In another context, being an involved person in my church, I was placed into positions of more responsibility and decision-making. I read a lot anyway, so I picked up some leadership resources. In either Discipleship Journal or Leadership Journal I read an article on making decisions as a church board. The author claimed that all church board decisions must be made unanimously. In his proposal any decision must be worked through by all participants until it was a proposal they could unanimously vote for. I’m not saying you should compromise, he wrote, just come to a place where you all can vote for the proposal. If what he described was not a methodology for compromise, I don’t know what is, and yet he had to disparage compromise as part of his proposal.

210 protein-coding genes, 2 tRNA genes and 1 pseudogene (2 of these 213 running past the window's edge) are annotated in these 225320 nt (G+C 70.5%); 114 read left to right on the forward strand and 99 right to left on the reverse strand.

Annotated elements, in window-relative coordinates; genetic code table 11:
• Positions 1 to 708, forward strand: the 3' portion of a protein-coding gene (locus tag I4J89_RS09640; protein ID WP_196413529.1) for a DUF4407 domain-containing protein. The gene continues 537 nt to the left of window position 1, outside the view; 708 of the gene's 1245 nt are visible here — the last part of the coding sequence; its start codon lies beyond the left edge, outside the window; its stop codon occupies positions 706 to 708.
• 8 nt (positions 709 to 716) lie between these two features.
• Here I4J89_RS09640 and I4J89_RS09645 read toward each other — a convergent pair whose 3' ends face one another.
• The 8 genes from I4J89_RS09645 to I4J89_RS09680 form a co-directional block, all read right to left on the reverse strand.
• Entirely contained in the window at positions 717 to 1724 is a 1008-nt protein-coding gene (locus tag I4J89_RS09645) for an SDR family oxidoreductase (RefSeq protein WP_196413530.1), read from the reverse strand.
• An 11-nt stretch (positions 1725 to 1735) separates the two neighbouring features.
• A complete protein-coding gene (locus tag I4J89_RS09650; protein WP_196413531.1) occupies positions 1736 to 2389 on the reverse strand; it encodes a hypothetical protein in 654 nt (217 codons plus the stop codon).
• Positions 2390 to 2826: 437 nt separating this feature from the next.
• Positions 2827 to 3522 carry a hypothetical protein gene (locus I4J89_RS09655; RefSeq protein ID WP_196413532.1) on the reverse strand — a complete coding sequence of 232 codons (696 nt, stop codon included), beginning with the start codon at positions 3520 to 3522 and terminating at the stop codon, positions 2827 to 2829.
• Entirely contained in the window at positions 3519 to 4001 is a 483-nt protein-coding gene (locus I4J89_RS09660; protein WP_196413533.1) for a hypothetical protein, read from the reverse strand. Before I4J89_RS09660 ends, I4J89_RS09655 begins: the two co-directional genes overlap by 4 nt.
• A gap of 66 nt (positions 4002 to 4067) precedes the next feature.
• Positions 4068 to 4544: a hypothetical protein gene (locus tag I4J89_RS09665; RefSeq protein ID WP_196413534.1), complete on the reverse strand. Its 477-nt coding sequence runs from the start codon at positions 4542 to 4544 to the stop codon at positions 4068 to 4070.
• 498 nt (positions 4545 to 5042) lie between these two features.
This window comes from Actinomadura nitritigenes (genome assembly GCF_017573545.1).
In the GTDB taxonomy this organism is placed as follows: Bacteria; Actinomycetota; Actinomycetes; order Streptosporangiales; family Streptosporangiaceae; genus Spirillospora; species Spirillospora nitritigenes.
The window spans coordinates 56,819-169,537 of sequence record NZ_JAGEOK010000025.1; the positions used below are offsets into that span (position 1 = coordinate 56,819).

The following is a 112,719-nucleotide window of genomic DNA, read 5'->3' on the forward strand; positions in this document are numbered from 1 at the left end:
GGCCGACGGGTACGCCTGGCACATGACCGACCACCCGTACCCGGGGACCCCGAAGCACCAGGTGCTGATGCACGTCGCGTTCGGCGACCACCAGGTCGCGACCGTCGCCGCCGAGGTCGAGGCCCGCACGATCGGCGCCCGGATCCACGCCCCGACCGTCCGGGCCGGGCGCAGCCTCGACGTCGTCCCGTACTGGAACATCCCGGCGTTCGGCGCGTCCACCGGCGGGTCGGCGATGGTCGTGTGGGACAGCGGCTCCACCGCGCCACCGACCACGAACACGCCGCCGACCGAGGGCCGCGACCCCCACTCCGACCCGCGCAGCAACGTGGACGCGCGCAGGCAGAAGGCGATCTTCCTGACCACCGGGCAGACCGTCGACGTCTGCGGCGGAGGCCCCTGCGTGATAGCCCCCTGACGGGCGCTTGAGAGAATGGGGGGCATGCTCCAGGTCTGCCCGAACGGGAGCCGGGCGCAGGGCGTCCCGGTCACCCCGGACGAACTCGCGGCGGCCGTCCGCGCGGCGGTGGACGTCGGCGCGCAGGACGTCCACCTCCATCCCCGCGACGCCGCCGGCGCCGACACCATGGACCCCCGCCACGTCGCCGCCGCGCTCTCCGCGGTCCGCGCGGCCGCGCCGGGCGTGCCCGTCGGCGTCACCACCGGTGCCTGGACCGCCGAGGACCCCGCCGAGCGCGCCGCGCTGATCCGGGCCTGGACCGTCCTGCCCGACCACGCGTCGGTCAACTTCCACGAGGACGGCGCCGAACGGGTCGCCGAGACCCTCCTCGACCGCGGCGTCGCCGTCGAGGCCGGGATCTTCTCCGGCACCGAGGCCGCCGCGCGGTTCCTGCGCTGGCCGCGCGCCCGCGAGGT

To say that that view still has a hold on the Church and public discourse would be an understatement. There is a recent controversy over the writings of a man who wrote on slavery and the Civil War. I don’t want to sink too far into the details, as I am not writing about that, but here is one of the lines from the book. Christians must live or die by the Scriptures, as they stand. … Southern slavery was an example of the kind of sinful human situation that called for diligent obedience to St. Paul’s directives, on the part of both masters and slaves. Because this did not happen, and because of the way slavery ended, the federal government acquired the power to impose things on the states that it did not have before.